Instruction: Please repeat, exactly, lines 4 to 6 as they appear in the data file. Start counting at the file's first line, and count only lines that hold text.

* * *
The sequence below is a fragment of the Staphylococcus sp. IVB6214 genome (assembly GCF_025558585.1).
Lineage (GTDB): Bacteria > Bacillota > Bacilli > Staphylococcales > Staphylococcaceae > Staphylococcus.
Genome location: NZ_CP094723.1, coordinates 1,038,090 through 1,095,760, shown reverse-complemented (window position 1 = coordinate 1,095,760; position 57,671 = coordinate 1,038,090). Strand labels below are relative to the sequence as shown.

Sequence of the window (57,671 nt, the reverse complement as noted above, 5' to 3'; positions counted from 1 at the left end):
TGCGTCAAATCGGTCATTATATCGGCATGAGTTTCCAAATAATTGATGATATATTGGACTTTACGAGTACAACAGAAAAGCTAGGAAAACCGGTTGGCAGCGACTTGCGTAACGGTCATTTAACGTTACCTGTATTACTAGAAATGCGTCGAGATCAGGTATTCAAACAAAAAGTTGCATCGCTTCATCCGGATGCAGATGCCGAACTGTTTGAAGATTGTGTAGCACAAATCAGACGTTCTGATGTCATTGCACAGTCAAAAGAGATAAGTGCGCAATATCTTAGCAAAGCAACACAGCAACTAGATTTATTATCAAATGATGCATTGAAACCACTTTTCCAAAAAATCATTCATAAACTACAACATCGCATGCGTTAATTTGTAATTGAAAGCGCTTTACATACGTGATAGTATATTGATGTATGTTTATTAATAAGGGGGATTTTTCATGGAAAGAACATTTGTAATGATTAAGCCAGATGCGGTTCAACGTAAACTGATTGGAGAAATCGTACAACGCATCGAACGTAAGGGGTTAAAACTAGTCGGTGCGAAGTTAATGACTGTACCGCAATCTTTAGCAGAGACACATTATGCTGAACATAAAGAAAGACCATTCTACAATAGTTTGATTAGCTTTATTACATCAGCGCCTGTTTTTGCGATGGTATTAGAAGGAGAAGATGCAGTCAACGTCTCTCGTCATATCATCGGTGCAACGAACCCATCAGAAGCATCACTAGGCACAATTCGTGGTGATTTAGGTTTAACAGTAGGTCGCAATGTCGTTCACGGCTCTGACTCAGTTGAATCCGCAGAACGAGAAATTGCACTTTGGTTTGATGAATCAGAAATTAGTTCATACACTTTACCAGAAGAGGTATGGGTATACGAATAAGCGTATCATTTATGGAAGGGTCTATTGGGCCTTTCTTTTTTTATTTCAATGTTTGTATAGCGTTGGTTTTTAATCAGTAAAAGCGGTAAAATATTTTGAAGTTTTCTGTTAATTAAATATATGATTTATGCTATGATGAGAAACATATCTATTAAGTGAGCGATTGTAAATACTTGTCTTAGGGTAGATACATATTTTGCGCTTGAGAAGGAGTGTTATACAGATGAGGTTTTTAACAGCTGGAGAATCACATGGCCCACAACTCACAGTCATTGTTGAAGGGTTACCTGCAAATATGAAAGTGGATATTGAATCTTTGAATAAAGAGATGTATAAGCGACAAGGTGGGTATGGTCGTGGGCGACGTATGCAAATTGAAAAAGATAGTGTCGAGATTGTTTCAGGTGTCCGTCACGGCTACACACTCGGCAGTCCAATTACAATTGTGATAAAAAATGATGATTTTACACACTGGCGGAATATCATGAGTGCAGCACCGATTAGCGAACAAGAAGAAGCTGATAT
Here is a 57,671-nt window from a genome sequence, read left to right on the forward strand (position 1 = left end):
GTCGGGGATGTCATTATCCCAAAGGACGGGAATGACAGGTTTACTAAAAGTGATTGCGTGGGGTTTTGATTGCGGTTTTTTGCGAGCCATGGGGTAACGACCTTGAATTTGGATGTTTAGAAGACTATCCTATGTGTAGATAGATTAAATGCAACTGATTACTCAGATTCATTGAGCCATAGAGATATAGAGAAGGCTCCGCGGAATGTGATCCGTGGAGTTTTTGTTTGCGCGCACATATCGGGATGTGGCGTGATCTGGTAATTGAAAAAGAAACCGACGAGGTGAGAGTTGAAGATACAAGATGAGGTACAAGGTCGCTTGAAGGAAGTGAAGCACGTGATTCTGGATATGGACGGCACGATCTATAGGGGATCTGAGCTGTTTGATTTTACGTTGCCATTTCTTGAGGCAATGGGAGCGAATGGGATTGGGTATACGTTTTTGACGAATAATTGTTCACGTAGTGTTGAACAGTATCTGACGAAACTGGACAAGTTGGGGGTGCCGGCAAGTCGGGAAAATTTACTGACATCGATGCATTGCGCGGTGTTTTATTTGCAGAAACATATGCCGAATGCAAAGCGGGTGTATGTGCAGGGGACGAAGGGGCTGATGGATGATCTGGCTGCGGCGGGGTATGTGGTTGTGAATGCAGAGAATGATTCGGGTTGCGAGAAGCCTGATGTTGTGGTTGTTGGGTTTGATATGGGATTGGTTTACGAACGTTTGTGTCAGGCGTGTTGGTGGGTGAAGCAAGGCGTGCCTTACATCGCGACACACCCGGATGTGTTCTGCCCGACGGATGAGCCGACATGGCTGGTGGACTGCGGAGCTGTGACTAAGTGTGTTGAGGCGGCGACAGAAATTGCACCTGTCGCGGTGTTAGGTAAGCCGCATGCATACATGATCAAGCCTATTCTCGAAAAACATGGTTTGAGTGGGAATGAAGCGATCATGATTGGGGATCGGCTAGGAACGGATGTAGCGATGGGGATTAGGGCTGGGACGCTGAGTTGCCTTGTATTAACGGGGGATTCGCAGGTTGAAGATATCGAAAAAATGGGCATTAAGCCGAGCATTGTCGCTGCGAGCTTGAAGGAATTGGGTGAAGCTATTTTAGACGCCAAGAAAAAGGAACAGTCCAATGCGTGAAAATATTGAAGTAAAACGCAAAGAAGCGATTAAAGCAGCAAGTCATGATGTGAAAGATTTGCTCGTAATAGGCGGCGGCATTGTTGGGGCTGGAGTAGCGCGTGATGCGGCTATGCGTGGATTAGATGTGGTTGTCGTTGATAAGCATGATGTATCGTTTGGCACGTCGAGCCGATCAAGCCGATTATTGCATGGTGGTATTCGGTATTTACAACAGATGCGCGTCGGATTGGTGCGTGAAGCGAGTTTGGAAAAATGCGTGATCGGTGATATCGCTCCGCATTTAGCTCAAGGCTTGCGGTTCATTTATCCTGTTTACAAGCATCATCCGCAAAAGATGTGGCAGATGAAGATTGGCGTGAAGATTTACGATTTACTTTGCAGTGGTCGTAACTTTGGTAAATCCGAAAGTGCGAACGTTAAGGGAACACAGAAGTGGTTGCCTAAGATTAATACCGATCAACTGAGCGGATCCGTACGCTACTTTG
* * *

Sequence of the window (57,671 nt, the reverse complement as noted above, 5' to 3'; positions counted from 1 at the left end):
TGCGTCAAATCGGTCATTATATCGGCATGAGTTTCCAAATAATTGATGATATATTGGACTTTACGAGTACAACAGAAAAGCTAGGAAAACCGGTTGGCAGCGACTTGCGTAACGGTCATTTAACGTTACCTGTATTACTAGAAATGCGTCGAGATCAGGTATTCAAACAAAAAGTTGCATCGCTTCATCCGGATGCAGATGCCGAACTGTTTGAAGATTGTGTAGCACAAATCAGACGTTCTGATGTCATTGCACAGTCAAAAGAGATAAGTGCGCAATATCTTAGCAAAGCAACACAGCAACTAGATTTATTATCAAATGATGCATTGAAACCACTTTTCCAAAAAATCATTCATAAACTACAACATCGCATGCGTTAATTTGTAATTGAAAGCGCTTTACATACGTGATAGTATATTGATGTATGTTTATTAATAAGGGGGATTTTTCATGGAAAGAACATTTGTAATGATTAAGCCAGATGCGGTTCAACGTAAACTGATTGGAGAAATCGTACAACGCATCGAACGTAAGGGGTTAAAACTAGTCGGTGCGAAGTTAATGACTGTACCGCAATCTTTAGCAGAGACACATTATGCTGAACATAAAGAAAGACCATTCTACAATAGTTTGATTAGCTTTATTACATCAGCGCCTGTTTTTGCGATGGTATTAGAAGGAGAAGATGCAGTCAACGTCTCTCGTCATATCATCGGTGCAACGAACCCATCAGAAGCATCACTAGGCACAATTCGTGGTGATTTAGGTTTAACAGTAGGTCGCAATGTCGTTCACGGCTCTGACTCAGTTGAATCCGCAGAACGAGAAATTGCACTTTGGTTTGATGAATCAGAAATTAGTTCATACACTTTACCAGAAGAGGTATGGGTATACGAATAAGCGTATCATTTATGGAAGGGTCTATTGGGCCTTTCTTTTTTTATTTCAATGTTTGTATAGCGTTGGTTTTTAATCAGTAAAAGCGGTAAAATATTTTGAAGTTTTCTGTTAATTAAATATATGATTTATGCTATGATGAGAAACATATCTATTAAGTGAGCGATTGTAAATACTTGTCTTAGGGTAGATACATATTTTGCGCTTGAGAAGGAGTGTTATACAGATGAGGTTTTTAACAGCTGGAGAATCACATGGCCCACAACTCACAGTCATTGTTGAAGGGTTACCTGCAAATATGAAAGTGGATATTGAATCTTTGAATAAAGAGATGTATAAGCGACAAGGTGGGTATGGTCGTGGGCGACGTATGCAAATTGAAAAAGATAGTGTCGAGATTGTTTCAGGTGTCCGTCACGGCTACACACTCGGCAGTCCAATTACAATTGTGATAAAAAATGATGATTTTACACACTGGCGGAATATCATGAGTGCAGCACCGATTAGCGAACAAGAAGAAGCTGATAT
Here is a 57,671-nt window from a genome sequence, read left to right on the forward strand (position 1 = left end):